Boston -- It's been nearly a month since the political artists sketched a new composite profile for the Great Hall of American Stereotypes. The Angry White Man has taken a place beside Susan Smith's rendering of the black carjacker.
Endless analysts and exit pollers have told us how white men fumed off to the polls this year and pushed the lethal levers. How they committed not-so-random acts of violence on Democrats.
This ubiquitous portrait has not only generated political fear. It's produced endless soul-searching about how best to appease and appeal to this mad man. The Democrats have begun to sound like battered family members telling each other not to get Daddy mad again.
Well, forgive me, but a lever is not a trigger. The post office is a more dangerous place to work than the polls. And voting is still a non-violent protest.
We all know the topography of the 1994 gender gap by now. We know that a majority of men voted Republican and a majority of women voted Democrat. We know that it was men who switched parties this year. And yes, they moved with something approaching vehemence.
L But the chief operative word here isn't anger. It's anxiety.
Before we frame the picture of the Angry White Man, we ought to study the pentimento, the deeper image shining through the paint. As Robert Reich said in a speech to the Democratic Leadership Council last week, ''the old middle class has become an anxious class.''
The biggest drop in Democratic support on Election Day was among men who lack college degrees. This group includes three out of four working men, and has suffered a 12 percent decline in average real incomes in the last 15 years.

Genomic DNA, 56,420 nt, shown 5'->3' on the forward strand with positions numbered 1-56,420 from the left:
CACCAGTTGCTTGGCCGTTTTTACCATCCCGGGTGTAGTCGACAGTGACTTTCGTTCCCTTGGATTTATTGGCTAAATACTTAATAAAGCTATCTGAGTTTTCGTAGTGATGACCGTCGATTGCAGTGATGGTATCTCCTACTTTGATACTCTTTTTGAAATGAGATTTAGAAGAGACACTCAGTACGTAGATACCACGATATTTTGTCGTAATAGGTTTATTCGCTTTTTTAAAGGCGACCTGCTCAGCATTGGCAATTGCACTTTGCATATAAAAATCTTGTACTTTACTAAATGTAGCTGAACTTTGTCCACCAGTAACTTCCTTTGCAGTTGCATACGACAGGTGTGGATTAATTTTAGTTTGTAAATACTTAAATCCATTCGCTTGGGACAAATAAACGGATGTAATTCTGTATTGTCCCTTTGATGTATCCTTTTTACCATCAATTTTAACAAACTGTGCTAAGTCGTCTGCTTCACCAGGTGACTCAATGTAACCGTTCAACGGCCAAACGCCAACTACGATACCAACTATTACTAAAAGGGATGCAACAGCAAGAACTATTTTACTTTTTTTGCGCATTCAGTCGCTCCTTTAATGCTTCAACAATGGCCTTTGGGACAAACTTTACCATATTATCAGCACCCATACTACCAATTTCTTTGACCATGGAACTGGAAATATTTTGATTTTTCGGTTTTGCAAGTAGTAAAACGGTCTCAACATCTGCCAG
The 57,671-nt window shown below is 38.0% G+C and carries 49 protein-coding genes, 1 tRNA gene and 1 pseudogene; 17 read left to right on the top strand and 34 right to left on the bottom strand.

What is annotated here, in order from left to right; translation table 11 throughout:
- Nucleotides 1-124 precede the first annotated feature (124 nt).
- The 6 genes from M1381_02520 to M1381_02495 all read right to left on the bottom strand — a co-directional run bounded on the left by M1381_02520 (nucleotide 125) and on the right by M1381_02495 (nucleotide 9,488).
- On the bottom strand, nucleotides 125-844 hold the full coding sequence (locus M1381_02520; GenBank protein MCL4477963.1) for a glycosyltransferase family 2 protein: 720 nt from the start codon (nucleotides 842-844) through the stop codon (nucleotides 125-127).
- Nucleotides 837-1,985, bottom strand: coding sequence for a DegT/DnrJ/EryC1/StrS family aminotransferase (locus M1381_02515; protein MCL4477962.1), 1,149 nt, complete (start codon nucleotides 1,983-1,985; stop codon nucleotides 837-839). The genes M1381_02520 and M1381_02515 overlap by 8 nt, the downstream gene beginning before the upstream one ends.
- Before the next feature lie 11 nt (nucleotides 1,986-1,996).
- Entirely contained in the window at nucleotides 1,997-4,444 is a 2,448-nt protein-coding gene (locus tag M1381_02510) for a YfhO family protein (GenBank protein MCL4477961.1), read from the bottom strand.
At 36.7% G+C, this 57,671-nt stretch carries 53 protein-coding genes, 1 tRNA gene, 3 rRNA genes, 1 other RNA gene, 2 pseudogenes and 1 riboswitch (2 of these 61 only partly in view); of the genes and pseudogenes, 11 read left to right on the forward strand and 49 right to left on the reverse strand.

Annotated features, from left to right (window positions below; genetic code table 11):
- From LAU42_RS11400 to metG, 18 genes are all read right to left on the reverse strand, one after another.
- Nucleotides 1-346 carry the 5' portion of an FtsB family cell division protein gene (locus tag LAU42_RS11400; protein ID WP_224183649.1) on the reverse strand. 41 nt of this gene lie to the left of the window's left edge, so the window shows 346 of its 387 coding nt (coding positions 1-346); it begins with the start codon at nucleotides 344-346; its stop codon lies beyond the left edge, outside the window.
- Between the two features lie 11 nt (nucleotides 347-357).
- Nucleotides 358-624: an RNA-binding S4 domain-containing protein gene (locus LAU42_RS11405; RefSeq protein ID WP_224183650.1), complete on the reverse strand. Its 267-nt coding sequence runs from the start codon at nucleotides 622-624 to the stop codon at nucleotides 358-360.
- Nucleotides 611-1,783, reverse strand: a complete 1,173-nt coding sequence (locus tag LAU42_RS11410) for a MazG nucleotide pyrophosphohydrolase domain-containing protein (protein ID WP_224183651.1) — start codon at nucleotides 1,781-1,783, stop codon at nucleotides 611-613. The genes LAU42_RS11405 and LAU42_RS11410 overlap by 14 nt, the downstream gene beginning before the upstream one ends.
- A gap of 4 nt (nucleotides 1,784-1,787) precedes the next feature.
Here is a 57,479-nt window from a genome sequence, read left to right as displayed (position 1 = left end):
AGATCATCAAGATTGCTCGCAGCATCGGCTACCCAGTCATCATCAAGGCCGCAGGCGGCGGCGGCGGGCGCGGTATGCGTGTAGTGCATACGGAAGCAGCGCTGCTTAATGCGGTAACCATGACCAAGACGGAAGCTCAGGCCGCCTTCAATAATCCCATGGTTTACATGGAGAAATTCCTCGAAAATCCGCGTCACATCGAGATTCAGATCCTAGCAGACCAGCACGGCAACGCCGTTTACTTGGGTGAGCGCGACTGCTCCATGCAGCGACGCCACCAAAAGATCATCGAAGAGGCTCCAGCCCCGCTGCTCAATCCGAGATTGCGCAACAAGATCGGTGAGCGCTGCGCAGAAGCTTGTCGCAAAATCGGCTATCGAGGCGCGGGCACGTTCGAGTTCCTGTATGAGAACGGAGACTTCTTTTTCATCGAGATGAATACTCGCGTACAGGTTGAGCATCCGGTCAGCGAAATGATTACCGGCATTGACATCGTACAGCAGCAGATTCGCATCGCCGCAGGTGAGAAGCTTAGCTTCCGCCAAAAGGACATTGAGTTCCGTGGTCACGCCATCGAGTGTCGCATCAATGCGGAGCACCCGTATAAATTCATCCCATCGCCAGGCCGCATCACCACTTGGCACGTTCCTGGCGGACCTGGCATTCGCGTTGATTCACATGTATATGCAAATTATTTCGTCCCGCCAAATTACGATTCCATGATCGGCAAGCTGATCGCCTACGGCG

But that doesn't explain why working men were more anxious or angry than working women who were earning still less. The answer is partly in their sense of direction.
By and large, women still see their lives as better than their mothers'. This is the generation that has traded depression for stress -- not a wholly bad bargain. They have more options and more power as well as more obligations.
On the other hand, working men, especially young, white,
non-college graduates, see themselves as doing worse than their fathers. Those fathers were heads of households. They aren't able to be. The gender gap in wages between men and women is closing -- because men's wages are going down. So are their prospects. Meanwhile they are expected to do the dishes.
At the risk of moving from the gender gap into the canyon, I would suggest that some men and some women sometimes have somewhat -- add your own qualification -- different senses of self and self-worth. Men have traditionally hinged more of their identity on their economic role as provider. Women have seen their economic worth as one piece of a larger life as juggler and caretaker.
In the old tension between the American values of self-reliance and those of interdependence, men are more likely to think they have to pick themselves up by their own bootstraps. Women are more likely to believe in a network of relationships.
So in a pinch, or in an anxious moment, men may be more attracted to the call of getting government off our backs. Women may be more hopeful about or less dismissive of government as a necessary source of connection and even help.
Then too, at every turn of the dial this year, there were the talk shows, which became what analyst Ann Lewis calls a ''national electronic consciousness-raising session for men.'' On these shows men (mostly) participated in a speak-out that said ''something is wrong with society.''
None of this is meant to replace political analysis with psychoanalysis. More men and women -- especially married ones -- voted alike than voted differently. Even down in the gender gap, many women shared dismay about government but didn't like the Republican answer. The same was true for African-Americans.
But the difference between anger and anxiety is more than a syllable or two. Anger looks for a target. Anxiety looks for reassurance. Anger can only yell. Anxiety can still listen.
Are there angry white men? Sure. I can name three -- Dole, Gingrich and Helms -- who were part of the elected, not the electorate. But the Angry White Man is much too pat a moniker for my taste. This was no drive-by shooting. Just an ordinary attack. An anxiety attack.
8, Ellen Goodman is a syndicated columnist.